Retro Teardown: Inside An 8-Track Stereo Player

If you are a connoisseur of analogue audio, it’s probable you might have a turntable and a stack of records at home somewhere. If you are of a certain age you may even have a cassette deck, though you’re more likely to have abandoned that format some time in the 1990s. If you are old enough to have been around in the 1960s or 1970s though, you may have owned another analogue audio format. One of several that you might have found in a well-equipped home of that period was the 8-track stereo cartridge, a self-contained tape cassette format that fit four stereo tracks onto a single quarter-inch tape loop as eight parallel tracks, four each of left and right. A triumph of marketing, really, it should more accurately have been called 4-track stereo.

An 8-track stereo cartridge. Government & Heritage Library, State Library of NC (CC BY 2.0).
An 8-track stereo cartridge. Government & Heritage Library, State Library of NC (CC BY 2.0).

8-track cartridges were developed from earlier tape cartridge formats, largely to satisfy the demands of the automotive industry for interchangeable in-car entertainment. Thus if you owned an 8-track player it was most likely to have been found in your car, but it was not uncommon to find them also incorporated into home hi-fi systems. Thus we come to our subject today. Our retrotechtacular series usually highlights a video showing a bygone technology, but today we’re going to get a little more hands-on.

Some time in the early 1990s, I acquired an 8-track player, a BSR McDonald unit manufactured in the UK and dating from the early 1970s. BSR were much more well-known for their turntables, so this is something of an oddity. Where I found it has disappeared into the mists of time, but it was probably at a radio rally or junk sale. I certainly didn’t buy it because I wanted it to play 8-track tapes, instead I wanted a talking point for my hi-fi, something quirky to set it apart from everyone else’s. So every incarnation of listening enjoyment chez List for the last quarter century has had an 8-track player nestling within it, even if it has never played a tape while in my ownership. Thus we have a unique opportunity for this retro teardown.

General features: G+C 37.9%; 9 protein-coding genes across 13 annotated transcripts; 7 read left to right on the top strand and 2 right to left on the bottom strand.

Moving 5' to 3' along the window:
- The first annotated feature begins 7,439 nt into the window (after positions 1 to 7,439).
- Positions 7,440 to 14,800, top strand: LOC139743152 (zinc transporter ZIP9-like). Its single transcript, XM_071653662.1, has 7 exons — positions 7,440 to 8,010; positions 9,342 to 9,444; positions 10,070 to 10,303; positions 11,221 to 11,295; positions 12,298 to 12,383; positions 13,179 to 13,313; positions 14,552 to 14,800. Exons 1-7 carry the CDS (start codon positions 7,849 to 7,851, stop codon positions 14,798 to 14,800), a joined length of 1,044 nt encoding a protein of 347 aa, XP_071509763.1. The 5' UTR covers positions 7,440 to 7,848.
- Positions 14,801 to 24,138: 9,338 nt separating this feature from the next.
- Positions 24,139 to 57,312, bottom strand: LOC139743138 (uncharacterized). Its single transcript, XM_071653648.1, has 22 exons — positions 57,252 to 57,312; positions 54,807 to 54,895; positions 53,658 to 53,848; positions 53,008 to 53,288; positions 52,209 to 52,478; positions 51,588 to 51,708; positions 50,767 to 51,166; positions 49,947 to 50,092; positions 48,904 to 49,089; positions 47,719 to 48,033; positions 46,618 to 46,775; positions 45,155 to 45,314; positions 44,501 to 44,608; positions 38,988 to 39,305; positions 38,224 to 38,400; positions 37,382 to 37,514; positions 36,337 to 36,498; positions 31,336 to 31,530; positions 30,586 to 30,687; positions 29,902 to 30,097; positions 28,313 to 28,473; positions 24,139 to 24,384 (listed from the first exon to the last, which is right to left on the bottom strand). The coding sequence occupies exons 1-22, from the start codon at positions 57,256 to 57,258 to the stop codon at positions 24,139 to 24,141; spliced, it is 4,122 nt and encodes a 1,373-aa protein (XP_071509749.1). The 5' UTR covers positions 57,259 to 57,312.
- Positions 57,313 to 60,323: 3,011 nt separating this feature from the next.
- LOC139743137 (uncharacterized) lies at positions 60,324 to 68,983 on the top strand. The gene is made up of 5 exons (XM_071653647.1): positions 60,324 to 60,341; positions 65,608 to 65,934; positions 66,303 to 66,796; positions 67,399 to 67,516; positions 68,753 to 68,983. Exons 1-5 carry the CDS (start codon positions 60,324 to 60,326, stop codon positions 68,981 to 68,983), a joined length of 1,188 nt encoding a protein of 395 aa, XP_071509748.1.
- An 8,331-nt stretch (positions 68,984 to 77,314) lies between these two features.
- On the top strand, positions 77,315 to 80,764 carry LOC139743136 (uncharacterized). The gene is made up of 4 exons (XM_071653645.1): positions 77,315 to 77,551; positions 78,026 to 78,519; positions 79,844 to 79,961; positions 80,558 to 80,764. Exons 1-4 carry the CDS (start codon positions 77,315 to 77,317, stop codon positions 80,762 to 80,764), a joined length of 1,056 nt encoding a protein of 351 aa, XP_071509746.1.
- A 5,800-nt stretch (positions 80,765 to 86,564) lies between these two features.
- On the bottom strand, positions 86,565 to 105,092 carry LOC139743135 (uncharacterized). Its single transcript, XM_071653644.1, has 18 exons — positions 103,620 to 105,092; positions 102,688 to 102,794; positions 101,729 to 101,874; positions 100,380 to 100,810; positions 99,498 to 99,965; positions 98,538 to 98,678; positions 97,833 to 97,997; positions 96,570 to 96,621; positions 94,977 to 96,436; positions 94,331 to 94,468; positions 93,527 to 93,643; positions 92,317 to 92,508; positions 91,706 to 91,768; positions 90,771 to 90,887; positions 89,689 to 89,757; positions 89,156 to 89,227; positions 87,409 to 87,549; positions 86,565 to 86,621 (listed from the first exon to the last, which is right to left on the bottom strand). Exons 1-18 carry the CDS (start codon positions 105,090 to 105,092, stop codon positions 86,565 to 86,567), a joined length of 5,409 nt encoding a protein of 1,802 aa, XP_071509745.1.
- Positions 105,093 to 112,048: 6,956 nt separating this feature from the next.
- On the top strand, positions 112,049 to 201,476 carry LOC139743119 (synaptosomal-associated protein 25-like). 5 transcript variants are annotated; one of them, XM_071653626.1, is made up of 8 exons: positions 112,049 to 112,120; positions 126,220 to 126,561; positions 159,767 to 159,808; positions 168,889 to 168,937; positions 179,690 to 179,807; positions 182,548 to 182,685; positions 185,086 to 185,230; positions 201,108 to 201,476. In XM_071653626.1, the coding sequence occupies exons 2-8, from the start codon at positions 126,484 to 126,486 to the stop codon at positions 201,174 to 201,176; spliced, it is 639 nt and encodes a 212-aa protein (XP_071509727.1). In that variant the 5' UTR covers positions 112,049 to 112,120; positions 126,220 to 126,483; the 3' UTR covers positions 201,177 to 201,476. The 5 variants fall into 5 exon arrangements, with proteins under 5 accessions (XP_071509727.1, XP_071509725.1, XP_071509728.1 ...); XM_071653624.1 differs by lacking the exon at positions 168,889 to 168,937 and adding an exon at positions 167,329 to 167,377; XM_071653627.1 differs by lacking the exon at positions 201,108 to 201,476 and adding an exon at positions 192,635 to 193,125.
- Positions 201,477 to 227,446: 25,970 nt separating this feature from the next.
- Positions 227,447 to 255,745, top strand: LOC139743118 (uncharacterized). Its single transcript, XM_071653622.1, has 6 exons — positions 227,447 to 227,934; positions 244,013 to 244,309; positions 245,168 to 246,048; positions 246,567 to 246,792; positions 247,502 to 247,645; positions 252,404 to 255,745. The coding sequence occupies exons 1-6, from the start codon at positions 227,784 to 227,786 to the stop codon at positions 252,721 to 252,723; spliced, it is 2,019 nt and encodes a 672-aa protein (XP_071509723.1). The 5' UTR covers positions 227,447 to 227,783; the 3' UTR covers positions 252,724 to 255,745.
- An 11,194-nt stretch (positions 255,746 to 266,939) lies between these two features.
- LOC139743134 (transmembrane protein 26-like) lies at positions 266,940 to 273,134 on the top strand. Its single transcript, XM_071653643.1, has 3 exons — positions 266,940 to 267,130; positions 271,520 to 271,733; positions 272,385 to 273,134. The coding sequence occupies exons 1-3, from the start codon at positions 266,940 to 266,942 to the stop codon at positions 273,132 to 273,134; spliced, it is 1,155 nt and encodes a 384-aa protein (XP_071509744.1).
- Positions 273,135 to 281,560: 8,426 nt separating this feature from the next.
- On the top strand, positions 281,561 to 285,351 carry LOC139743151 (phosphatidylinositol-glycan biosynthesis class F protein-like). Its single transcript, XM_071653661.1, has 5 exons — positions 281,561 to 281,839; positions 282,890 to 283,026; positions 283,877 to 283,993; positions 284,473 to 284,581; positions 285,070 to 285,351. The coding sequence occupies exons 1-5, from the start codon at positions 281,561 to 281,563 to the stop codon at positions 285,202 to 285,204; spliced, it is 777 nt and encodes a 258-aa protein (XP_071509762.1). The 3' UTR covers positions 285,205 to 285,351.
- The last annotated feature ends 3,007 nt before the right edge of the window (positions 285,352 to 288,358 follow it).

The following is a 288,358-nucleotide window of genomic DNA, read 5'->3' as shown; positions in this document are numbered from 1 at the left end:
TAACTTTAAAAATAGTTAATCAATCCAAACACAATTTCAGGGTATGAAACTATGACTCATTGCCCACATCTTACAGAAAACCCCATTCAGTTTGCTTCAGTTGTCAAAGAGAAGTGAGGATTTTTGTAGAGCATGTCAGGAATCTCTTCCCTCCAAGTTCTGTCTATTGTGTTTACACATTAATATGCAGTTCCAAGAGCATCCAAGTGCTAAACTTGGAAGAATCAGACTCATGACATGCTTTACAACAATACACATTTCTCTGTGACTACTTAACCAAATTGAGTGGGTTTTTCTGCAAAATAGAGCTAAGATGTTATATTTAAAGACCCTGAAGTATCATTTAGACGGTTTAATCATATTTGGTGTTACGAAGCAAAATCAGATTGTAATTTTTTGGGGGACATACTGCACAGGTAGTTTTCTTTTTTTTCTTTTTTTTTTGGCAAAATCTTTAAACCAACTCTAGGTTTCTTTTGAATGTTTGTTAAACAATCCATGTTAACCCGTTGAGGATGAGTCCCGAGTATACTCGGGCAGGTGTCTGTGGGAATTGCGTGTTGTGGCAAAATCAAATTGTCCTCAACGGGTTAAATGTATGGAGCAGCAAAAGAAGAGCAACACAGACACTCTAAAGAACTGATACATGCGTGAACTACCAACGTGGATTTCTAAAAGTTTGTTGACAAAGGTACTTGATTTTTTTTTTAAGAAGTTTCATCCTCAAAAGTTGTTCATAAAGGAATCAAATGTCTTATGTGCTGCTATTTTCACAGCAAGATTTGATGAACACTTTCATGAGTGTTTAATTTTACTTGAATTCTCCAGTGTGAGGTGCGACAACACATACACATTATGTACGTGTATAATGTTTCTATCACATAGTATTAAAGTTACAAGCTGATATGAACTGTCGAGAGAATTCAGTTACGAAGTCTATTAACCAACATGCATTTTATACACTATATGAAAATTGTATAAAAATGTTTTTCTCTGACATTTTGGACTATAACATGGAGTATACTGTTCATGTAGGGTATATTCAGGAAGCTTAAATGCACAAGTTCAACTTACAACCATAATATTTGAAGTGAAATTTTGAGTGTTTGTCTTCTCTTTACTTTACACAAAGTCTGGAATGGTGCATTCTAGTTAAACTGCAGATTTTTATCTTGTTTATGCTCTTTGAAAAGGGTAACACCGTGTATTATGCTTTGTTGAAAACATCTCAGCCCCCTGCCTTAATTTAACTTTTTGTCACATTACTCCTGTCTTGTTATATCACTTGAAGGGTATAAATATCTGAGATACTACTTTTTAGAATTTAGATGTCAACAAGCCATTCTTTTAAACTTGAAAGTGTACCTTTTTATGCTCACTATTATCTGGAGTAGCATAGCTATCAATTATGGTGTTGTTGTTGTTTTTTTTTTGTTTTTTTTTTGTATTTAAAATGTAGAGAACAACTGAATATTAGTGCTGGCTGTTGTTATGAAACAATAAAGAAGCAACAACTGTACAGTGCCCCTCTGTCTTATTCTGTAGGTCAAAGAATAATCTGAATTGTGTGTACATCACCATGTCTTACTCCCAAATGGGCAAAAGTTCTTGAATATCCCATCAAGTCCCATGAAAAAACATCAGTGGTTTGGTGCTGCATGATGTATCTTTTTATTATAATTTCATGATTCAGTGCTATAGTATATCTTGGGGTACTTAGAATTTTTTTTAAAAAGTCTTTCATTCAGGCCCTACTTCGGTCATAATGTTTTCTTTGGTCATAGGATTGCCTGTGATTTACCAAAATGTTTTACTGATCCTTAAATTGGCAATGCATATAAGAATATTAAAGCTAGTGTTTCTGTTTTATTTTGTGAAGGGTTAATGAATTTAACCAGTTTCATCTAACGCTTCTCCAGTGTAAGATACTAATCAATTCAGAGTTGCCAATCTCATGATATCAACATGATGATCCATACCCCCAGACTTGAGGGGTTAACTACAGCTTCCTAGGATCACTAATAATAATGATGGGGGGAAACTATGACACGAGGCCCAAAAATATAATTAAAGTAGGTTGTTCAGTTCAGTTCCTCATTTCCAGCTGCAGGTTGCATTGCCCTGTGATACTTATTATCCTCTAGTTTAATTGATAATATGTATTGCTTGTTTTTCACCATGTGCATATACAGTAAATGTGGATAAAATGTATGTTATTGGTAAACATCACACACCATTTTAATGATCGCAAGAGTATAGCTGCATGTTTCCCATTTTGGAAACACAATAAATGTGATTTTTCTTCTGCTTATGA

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8-Track Tapes As A Storage Medium

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Before [Woz] created the elegant Disk II interface for the Apple II, and before Commodore brute-forced the creation of the C64 5 1/4″ drive, just about every home computer used cassette tapes for storage. Cassette tapes, mind you, not 8-track tapes. [Alec] thought this was a gross oversight of late 1970s engineers, so he built a 8-track tape drive.

This actually isn’t the first instance of using 8-tracks to store data on a computer. The Compucolor 8001 had a dual external 8-track drive, and the Exidy Sorcerer had a tape drive built in to the ‘the keyboard is the computer’ form factor. It should be noted that nearly no one has heard about these two computers – the Compucolor sold about 25 units, for example – so we’ll just let that be a testament to the success of 8-track tape drives.

[Alec] installed an 8-track drive inside an old external SCSI hard drive enclosure. Inside is an Arduino that controls the track select, tape insertion and end of tape signals. Data is encoded with DTMF with an FSK encoding, just like the proper cassette data tapes of the early days.

On the computer side of things, [Alec] is using a simple UNIX-style, pipe-based I/O. By encoding four bits on each track, he’s able to put an entire byte on two stereo tracks. The read/write speed is terribly slow – from the video after the break, we’re assuming [Alec] is running his tape drive right around 100 bits/second – much slower than actually typing in data. This is probably a problem with the 40-year-old 8-track tape he’s using, but as a proof of concept it’s not too bad.

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